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Temporal range: Cretaceous - Recent
Antedon mediterranea (Lamarck, 1816).jpg
Antedon mediterranea
Scientific classification
Kingdom: Animalia
Phylum: Echinodermata
Class: Crinoidea
Subclass: Articulata
Family: Antedonidae
Genus: Antedon
de Freminville, 1811 [1]
See text.

Antedon is a genus of free-swimming, stemless crinoids. The genus first appeared in the fossil record in the Cretaceous period.[2]


Members of this genus have no stems but have five pairs of feathery arms arising from a central concave disc. There are a number of cirri or unbranched appendages on a low, cone-shaped dorsal ossicle, a bone-like structure in the centre of the disc. The mouth and the ambulacral grooves are also on the upper surface. Clawed cirri on the lower surface provide temporary attachment to the substrate.[3] There is great variability in the morphological features in Antedonids found in different habitats and the main distinguishing feature among the species is the number of cirri.[4]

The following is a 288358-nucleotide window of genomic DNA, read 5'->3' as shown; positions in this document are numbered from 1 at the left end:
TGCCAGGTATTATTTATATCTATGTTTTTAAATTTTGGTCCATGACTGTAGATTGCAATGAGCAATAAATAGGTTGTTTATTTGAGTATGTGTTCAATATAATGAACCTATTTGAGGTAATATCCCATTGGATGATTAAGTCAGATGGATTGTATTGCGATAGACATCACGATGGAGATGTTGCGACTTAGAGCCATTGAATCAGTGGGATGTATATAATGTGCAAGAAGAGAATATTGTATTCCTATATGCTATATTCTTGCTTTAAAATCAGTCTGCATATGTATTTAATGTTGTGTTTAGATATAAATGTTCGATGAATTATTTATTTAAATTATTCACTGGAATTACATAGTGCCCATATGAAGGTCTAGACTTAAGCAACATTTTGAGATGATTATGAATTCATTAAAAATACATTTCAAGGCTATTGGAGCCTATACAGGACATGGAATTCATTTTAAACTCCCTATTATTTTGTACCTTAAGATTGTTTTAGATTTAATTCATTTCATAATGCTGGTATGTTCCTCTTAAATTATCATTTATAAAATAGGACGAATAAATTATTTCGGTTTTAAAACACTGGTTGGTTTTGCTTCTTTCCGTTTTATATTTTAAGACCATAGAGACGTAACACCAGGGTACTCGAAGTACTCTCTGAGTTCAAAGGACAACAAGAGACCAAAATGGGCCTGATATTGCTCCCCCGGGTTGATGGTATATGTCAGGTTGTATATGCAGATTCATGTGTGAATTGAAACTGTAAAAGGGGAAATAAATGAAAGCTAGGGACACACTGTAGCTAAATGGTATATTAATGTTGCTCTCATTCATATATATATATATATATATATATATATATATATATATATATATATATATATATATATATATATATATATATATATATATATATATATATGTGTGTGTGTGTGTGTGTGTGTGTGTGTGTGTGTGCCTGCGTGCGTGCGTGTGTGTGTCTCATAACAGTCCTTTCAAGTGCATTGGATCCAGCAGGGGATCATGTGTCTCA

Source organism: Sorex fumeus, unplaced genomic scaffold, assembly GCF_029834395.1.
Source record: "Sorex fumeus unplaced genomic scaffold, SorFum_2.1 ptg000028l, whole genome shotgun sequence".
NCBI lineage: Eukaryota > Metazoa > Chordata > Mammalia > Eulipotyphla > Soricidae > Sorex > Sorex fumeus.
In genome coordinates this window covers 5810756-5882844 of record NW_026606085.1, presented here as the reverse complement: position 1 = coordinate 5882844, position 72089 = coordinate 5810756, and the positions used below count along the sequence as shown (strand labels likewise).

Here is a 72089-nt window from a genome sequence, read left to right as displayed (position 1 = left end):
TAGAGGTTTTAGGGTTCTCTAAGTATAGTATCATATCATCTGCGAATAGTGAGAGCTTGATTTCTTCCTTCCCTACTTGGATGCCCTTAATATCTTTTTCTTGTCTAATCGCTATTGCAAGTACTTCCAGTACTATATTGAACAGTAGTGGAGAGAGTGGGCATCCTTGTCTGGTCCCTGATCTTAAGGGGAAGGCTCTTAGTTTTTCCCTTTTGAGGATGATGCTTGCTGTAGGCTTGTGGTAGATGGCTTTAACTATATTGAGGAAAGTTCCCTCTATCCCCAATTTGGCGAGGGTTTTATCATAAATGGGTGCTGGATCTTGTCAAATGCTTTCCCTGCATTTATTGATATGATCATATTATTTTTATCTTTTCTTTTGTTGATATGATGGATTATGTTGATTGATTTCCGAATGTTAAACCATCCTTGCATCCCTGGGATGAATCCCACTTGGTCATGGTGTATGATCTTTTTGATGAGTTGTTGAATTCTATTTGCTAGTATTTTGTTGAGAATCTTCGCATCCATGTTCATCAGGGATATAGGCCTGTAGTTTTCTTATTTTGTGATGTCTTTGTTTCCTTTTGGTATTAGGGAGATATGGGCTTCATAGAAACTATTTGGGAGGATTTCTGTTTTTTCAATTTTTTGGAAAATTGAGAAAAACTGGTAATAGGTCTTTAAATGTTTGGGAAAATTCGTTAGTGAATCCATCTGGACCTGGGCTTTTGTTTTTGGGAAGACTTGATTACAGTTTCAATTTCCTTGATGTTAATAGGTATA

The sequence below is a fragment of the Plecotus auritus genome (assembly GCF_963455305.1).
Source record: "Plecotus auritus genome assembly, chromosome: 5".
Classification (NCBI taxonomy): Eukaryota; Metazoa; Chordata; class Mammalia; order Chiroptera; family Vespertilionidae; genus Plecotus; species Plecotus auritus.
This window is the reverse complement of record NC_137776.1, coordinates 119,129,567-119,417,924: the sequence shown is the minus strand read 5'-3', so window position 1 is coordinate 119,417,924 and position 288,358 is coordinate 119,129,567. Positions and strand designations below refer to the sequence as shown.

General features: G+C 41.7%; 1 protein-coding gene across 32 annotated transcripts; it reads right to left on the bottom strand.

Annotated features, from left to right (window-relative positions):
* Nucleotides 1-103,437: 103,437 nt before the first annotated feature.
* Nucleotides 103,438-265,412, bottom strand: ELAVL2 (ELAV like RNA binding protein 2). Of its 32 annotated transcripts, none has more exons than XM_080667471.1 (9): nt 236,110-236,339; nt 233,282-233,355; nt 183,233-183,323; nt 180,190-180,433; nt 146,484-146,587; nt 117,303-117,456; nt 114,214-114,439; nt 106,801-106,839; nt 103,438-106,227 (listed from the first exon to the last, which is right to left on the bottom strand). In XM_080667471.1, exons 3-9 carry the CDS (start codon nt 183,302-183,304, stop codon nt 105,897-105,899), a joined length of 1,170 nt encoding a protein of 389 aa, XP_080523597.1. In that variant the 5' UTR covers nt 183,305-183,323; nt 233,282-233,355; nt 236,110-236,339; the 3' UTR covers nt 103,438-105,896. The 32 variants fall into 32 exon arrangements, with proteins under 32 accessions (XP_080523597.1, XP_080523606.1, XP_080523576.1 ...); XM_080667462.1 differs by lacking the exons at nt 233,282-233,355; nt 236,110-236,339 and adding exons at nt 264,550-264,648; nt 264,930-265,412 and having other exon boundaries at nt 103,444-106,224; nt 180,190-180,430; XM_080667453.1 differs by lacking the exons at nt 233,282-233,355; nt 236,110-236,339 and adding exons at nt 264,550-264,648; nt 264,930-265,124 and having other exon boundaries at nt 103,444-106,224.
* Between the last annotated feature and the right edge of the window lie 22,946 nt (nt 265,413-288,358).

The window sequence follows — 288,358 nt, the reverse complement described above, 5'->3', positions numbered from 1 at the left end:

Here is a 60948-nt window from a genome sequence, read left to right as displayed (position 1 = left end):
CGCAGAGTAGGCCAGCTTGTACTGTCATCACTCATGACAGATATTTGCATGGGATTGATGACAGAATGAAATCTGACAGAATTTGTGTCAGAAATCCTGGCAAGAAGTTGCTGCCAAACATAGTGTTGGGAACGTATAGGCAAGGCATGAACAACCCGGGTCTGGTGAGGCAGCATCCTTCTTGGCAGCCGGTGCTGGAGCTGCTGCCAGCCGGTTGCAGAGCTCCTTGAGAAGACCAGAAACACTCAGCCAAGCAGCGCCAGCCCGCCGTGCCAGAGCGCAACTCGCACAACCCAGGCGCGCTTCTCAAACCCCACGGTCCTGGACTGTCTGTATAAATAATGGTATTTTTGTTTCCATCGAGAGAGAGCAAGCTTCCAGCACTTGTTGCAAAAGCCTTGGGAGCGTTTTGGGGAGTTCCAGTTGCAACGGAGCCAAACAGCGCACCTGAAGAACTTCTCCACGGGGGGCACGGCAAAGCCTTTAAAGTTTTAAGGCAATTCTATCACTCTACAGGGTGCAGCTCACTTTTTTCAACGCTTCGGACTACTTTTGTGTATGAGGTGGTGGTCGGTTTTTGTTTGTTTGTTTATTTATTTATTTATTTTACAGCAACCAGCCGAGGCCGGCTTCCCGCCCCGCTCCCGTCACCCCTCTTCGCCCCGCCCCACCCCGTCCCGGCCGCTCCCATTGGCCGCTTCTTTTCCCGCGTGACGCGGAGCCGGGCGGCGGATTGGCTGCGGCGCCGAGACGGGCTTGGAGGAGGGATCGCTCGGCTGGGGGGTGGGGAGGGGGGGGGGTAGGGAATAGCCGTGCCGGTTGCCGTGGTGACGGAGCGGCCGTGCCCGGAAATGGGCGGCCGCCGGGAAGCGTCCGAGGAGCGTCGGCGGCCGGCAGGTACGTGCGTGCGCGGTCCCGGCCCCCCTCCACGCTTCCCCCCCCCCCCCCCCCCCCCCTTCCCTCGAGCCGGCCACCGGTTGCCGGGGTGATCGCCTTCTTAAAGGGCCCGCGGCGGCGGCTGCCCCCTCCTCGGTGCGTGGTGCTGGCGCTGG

The following species are recognised in the World Register of Marine Species:[1]


  1. ^ a b Antedon - de Freminville, 1811 World Register of Marine Species. Retrieved 2011-10-13.
  2. ^ Antedon pinnulata The Fossil Museum. Retrieved 2011-10-13.
  3. ^ Family Antedonidae Marine Species Identification Portal. Retrieved 2011-10-13.
  4. ^ De Domenicoa, F.; S. Giacobbea; P. Rinellib (2009). "The genus Antedon (Crinoidea, Echinodermata) in the Strait of Messina and the nearby Tyrrhenian Sea (Central Mediterranean)". Italian Journal of Zoology. 76 (1): 70–75. doi:10.1080/11250000802086011.